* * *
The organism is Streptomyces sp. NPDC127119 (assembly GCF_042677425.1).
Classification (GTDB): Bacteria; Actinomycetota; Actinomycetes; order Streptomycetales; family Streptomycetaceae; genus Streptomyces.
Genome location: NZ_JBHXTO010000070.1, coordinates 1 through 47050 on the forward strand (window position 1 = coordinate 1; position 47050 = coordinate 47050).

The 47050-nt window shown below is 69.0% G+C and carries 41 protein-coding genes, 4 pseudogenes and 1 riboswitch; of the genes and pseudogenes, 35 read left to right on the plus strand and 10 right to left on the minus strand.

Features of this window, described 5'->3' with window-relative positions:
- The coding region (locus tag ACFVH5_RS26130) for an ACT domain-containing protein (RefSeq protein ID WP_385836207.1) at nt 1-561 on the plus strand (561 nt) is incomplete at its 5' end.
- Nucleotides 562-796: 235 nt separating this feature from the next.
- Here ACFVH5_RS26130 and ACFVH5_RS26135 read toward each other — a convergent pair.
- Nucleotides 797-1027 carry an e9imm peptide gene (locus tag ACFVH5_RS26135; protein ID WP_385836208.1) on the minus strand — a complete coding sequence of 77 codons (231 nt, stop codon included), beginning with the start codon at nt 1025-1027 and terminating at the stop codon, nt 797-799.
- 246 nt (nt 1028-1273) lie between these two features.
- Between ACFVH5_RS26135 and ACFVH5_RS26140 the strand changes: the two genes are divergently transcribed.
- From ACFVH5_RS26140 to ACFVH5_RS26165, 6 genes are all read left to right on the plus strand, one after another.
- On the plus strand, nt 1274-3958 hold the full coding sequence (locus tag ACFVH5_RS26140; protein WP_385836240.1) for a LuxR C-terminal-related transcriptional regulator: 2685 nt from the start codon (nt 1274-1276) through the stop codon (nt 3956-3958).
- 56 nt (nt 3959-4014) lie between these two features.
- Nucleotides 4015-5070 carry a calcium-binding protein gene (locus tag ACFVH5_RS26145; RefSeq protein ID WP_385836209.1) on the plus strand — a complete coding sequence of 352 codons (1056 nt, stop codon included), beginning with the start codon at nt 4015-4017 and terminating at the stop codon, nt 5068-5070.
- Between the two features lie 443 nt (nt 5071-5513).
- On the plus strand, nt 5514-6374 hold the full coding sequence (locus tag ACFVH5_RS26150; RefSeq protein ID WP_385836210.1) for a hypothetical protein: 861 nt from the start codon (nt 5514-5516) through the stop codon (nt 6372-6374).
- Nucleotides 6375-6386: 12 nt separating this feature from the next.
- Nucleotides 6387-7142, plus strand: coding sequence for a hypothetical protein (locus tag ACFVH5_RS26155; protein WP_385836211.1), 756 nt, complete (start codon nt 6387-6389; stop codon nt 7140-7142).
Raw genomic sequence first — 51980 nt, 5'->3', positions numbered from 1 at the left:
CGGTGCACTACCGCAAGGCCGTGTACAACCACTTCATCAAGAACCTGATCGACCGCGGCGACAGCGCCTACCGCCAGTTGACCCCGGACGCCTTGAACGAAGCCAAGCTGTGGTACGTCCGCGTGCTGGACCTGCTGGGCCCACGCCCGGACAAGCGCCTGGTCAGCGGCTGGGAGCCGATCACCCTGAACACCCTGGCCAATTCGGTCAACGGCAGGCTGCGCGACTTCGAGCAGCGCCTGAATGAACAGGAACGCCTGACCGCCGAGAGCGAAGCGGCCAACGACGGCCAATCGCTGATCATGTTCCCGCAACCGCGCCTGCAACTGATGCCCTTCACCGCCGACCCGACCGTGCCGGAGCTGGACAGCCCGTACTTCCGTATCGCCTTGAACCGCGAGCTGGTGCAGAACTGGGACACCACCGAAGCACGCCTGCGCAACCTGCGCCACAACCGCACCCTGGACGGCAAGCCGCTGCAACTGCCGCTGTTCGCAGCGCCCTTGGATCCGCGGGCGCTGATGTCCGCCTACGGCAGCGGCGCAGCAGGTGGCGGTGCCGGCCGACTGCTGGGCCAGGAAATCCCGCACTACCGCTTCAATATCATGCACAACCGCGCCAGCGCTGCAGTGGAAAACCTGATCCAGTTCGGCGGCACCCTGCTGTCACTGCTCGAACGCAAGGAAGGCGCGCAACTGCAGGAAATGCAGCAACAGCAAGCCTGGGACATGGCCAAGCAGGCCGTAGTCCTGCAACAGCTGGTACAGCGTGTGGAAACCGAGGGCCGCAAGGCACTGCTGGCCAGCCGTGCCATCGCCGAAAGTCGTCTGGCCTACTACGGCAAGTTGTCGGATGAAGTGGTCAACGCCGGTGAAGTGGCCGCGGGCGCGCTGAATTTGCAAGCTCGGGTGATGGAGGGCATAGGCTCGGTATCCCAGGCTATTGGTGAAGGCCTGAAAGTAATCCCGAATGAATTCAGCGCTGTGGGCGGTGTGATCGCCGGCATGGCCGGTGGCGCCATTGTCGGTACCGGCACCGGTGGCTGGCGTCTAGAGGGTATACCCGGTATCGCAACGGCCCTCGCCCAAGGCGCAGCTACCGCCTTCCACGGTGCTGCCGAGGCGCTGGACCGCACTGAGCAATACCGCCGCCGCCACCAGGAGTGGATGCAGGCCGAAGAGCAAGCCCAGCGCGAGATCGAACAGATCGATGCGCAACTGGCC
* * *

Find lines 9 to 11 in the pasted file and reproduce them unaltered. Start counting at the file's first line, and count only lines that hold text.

- Nucleotides 797-1027 carry an e9imm peptide gene (locus tag ACFVH5_RS26135; protein ID WP_385836208.1) on the minus strand — a complete coding sequence of 77 codons (231 nt, stop codon included), beginning with the start codon at nt 1025-1027 and terminating at the stop codon, nt 797-799.
- 246 nt (nt 1028-1273) lie between these two features.
- Between ACFVH5_RS26135 and ACFVH5_RS26140 the strand changes: the two genes are divergently transcribed.